This blog is my place to vent and share resources with other parents of children of trauma. I try to be open and honest about my feelings in order to help others know they are not alone. Therapeutic parenting of adopted teenagers with RAD and other severe mental illnesses and issues (plus "neurotypical" teens) , is not easy, and there are time when I say what I feel... at the moment. We're all human!

Wednesday, January 12, 2011

Free and Appropriate Public Education - NOT!


Thanks to the "No Child Left Behind Act", our children supposedly have a much better education, but as FosterAbba puts it in this post, that just isn't true for any of the kids in the US as compared to other countries. And the kids at the extremes are really not getting what they need.

We're just starting to look into a charter school for our really bright 14 year old daughter, Bob, and a different charter school for Kitty who in addition to being "emotionally disturbed," has ADHD and learning disabilities. Bear doesn't qualify for charter school because of his behavior issues.

We went the private school route, but couldn't afford it any more, and discovered that for Bob, she could finish school faster, but it wasn't a really great education, and for Kitty even though the school specialized in working with kids with attention issues, and they really helped her with finding and filling a lot of the gaps in her education, it was more focused on kids with Aspergers and they had no way to accommodate her learning disabilities.

Bear attends a special school for extremely emotionally disturbed youth, but he almost doesn't qualify because he's fairly stable... as long as he's in the rigidly structured, highly supervised special school. But it's aimed at kids who are unstable and so barely teaches the basics - so he's not really learning much... but at least he's not "left behind!" (that was very sarcastic by the way!).

We've discovered that "No Child Left Behind" doesn't mean that our son is being taught so he can catch up to his peers. It means he is given grades he doesn't deserve so he won't fail. When he fails the standardized testing (which they've modified to make easier), then they might give him a Summer school course, but it's not designed for emotionally disturbed kids (his behavior got him kicked out one Summer in the first week), or kids with learning issues (so it's too over his head and they tell us don't bother), or worse, he passed the class so he's told the Summer course is not for credit so he refuses to participate... and then they give him the test again (which he fails again of course because nothing's changed), and mark it as having "done all they can do"... and they pass him anyway. Every year. With no going back and fixing what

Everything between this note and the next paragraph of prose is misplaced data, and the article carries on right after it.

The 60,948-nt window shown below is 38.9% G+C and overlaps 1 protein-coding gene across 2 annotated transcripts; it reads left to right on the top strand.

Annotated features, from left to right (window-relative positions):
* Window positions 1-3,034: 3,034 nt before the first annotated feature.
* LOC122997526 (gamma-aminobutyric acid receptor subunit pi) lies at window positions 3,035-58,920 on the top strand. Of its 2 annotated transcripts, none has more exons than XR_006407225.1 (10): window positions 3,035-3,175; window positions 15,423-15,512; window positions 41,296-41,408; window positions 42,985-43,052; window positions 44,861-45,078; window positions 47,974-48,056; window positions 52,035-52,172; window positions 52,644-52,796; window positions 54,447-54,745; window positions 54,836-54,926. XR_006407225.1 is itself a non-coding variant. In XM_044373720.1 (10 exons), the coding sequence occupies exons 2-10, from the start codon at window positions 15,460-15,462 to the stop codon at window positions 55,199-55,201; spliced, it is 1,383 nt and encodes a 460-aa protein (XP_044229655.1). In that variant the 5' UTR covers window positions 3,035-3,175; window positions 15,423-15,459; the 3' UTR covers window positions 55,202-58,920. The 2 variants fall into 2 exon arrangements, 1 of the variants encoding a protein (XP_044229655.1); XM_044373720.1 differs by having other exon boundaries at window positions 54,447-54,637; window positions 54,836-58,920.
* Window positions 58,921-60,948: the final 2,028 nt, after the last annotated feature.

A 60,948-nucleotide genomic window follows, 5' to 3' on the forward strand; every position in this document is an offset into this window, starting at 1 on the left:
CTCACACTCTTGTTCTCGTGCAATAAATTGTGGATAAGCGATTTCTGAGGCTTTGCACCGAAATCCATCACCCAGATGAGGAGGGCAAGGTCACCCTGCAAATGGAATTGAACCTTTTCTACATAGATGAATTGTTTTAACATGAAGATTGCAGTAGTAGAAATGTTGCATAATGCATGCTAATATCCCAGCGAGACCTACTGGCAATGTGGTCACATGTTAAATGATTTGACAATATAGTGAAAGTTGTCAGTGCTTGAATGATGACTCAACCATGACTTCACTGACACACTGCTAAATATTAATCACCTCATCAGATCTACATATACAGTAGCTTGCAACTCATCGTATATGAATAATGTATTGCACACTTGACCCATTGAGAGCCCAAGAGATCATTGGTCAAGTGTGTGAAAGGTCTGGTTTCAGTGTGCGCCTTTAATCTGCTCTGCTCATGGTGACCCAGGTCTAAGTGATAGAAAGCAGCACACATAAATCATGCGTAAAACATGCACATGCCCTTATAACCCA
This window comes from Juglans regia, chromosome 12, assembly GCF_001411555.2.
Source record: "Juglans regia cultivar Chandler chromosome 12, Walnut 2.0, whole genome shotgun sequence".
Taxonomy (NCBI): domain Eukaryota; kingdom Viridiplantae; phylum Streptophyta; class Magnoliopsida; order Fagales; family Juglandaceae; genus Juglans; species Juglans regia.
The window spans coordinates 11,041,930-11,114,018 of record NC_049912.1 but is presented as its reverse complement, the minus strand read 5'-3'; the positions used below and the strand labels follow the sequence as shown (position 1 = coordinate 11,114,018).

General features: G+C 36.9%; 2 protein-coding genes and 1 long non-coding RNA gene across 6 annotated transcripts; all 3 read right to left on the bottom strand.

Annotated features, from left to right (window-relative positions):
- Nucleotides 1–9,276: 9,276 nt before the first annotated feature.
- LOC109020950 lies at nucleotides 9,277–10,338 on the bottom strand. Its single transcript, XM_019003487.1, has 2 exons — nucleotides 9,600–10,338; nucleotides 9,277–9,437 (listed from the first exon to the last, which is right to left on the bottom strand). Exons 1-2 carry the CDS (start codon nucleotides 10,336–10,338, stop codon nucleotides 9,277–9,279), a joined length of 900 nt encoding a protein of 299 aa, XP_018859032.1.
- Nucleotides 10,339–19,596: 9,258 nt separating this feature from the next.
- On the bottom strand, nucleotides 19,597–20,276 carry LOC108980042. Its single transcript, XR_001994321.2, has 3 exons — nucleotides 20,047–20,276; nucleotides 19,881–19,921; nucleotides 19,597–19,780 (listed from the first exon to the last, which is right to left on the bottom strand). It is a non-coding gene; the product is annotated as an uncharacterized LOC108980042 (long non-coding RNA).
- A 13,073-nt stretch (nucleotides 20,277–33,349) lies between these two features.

Both of my adopted children are in special ed classes (although no one calls them that anymore - they are "Applied" classes) and will graduate with regular high school diplomas, but we've been told that the diplomas don't mean they know what other high school graduates know. If they want a real high school education (especially if they want to go to a 4 year college) then they have to go to community/ junior college and take their core classes again. So much for a "free and appropriate public education."

We didn't discover this until the end of last school year, and we decided to use it in our conversations with Kitty about her unrealistic goal of going to Med. school. Her solution? Get back into regular ed classes.

Applied classes are small, usually 6 to 8 students. They are technically on grade level, but the kids are getting "core material." That means they get the same general concepts as regular ed, but not the details. So they learn that we have a solar system made up of planets, and they might learn the difference between planet and moons, but they would definitely not be learning about the atmosphere, what comets and Saturn's rings are made of, or why there is a debate about Pluto. (This is just an example by the way, I have no idea what they're really being taught about the Solar System - I just know that there are some concepts that as high school students I can't believe they've never heard of).

Kids are in Applied classes for a wide variety of reasons. So the teachers have to accommodate a lot of different things to get each child an appropriate education, and of course it still is focused toward bringing up the child who is farthest behind while the ones who "get it" wait. Kitty is bored a lot, and could probably attend regular ed classes with some accommodations for her learning disabilities, except for the fact that she is emotionally disturbed. She is easily upset, and when she is stressed, her skills drop to a much lower level (she's in 9th grade and we usually hear 2nd grade level under stress). Lots of students, drama, and chaos (such as you might find in a regular ed class of 35+ high school students) upsets and stresses out Kitty.

The problem is, that Kitty only sees that she's occasionally bored and wants to be in regular ed. She doesn't understand/ believe that she needs the Applied classes - and we're having the same problem with the school. They see a well-regulated, sweet child, because she saves all the rages and trauma for home. The few struggles they see they think of as normal, because for example, "normal" kids have some difficulty with getting homework done and turned in, but it's for totally different reasons, and the school doesn't get that.